Blog: Smokescreen of statistics
Chris Brook-Carter | 26 March 2004
It is with morbid fascination that Europe’s drinks industry will watch the effects of Ireland’s ban on smoking in public places to gauge the effect on on-trade drinks sales.
The BBC website today quoted figures from DCU Business School, which was commissioned by the Vintners Federation of Ireland and the Licensed Vintners Association, suggesting a blanket ban could lead to an 8% drop in pub sales.
And the industry fears that up to 3,100 jobs could go as a result of the fall in sales.
Customers also don’t seem to want a ban, with a survey finding that 54% were in favour of separate smoking and non-smoking areas in pubs.
However, the pro-ban lobby not only argues the health benefits of such a ban but also directly disagrees on the effects on business. It cites various reports from the New York and California where such a ban is already in place, which argue that the smoke-free environment has actually boosted business.
The Roswell Park Cancer Institute of Buffalo found that New York tax receipts on alcohol rose by 2.8% in August-November 2003 against the same period in 2002, while the number of bars and restaurants licensed to sell liquor rose by 1.1% between October 2002 and October 2003.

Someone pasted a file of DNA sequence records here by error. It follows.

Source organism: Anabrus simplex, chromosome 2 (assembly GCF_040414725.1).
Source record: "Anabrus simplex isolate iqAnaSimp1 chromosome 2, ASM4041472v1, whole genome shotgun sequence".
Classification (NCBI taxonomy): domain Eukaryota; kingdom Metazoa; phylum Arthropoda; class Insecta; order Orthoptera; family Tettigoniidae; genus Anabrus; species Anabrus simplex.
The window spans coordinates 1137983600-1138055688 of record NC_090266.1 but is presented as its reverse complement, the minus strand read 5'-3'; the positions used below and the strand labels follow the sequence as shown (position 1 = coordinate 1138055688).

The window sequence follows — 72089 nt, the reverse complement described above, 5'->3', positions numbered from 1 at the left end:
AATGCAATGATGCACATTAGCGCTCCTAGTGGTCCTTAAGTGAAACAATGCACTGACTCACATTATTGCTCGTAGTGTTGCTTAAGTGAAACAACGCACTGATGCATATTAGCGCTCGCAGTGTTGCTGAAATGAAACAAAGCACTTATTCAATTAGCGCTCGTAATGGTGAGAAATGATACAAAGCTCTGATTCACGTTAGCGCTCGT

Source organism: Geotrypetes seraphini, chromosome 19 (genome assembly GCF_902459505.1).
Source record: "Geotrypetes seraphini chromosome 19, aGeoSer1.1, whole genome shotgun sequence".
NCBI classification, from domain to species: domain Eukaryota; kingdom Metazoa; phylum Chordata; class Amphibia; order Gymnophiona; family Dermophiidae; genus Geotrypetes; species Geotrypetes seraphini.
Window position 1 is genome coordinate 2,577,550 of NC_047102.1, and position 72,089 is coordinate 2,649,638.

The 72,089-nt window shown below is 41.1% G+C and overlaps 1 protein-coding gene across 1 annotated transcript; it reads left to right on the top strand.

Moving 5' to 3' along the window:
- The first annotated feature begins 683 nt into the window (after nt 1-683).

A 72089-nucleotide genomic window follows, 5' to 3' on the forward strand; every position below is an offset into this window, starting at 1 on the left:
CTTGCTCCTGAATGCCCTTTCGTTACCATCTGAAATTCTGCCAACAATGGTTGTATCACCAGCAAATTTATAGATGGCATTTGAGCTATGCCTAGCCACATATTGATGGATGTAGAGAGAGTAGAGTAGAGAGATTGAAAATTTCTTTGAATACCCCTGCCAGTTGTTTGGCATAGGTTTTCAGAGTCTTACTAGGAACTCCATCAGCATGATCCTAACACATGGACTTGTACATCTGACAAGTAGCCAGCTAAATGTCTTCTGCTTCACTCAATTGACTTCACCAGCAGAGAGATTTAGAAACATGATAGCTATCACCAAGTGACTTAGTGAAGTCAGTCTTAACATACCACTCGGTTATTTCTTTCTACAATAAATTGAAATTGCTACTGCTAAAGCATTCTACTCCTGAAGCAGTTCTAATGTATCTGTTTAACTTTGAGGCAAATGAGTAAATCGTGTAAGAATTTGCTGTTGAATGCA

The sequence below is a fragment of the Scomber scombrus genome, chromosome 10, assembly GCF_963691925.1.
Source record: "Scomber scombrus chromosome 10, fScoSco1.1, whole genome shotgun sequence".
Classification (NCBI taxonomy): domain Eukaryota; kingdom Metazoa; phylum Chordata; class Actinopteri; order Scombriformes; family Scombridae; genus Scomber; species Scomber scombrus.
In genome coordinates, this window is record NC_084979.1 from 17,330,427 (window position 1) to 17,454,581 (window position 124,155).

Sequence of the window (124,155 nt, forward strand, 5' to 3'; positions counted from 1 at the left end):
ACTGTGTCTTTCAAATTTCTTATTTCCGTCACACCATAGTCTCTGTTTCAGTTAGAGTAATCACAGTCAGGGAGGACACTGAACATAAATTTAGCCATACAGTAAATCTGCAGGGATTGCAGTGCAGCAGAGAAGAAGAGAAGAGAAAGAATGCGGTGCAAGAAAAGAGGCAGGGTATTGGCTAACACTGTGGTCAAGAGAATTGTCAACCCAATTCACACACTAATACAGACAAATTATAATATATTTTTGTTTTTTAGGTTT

Meanwhile, between March and June 2003, 10,000 bar and restaurant jobs were created, surpassing growth for the same period in 2002, according to the New York Labour Department figures.
That said, the anti-smoking lobby is not alone in its use of statistics. International Communications Research found that in New York after the ban, there had been a 17% fall in waiter/waitress jobs, while bartender numbers were down by 11%. Not only that, but 33% of establishments have reported an overall decline in jobs since the ban. Two thirds of respondents say they now have fewer customers than before the ban.
Which set of stats to believe will not become obvious for quite some time yet.
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